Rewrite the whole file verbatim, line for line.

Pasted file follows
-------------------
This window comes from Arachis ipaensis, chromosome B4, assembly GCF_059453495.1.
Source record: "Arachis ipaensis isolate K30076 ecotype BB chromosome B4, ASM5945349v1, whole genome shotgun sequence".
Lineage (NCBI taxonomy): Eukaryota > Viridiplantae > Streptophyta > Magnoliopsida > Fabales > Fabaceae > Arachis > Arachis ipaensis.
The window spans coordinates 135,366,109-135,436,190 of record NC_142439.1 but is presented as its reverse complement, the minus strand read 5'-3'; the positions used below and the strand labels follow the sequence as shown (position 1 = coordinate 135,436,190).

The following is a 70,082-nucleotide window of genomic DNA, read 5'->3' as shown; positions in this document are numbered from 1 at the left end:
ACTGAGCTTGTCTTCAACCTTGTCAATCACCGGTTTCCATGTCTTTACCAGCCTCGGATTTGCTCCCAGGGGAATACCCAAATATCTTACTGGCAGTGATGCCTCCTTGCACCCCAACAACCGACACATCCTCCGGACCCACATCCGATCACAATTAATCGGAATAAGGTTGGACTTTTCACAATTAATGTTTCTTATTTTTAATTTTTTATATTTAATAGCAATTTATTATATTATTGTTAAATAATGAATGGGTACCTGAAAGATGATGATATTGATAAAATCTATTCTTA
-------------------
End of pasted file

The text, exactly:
This window comes from Arachis ipaensis, chromosome B4, assembly GCF_059453495.1.
Source record: "Arachis ipaensis isolate K30076 ecotype BB chromosome B4, ASM5945349v1, whole genome shotgun sequence".
Lineage (NCBI taxonomy): Eukaryota > Viridiplantae > Streptophyta > Magnoliopsida > Fabales > Fabaceae > Arachis > Arachis ipaensis.
The window spans coordinates 135,366,109-135,436,190 of record NC_142439.1 but is presented as its reverse complement, the minus strand read 5'-3'; the positions used below and the strand labels follow the sequence as shown (position 1 = coordinate 135,436,190).

The following is a 70,082-nucleotide window of genomic DNA, read 5'->3' as shown; positions in this document are numbered from 1 at the left end:
ACTGAGCTTGTCTTCAACCTTGTCAATCACCGGTTTCCATGTCTTTACCAGCCTCGGATTTGCTCCCAGGGGAATACCCAAATATCTTACTGGCAGTGATGCCTCCTTGCACCCCAACAACCGACACATCCTCCGGACCCACATCCGATCACAATTAATCGGAATAAGGTTGGACTTTTCACAATTAATGTTTCTTATTTTTAATTTTTTATATTTAATAGCAATTTATTATATTATTGTTAAATAATGAATGGGTACCTGAAAGATGATGATATTGATAAAATCTATTCTTA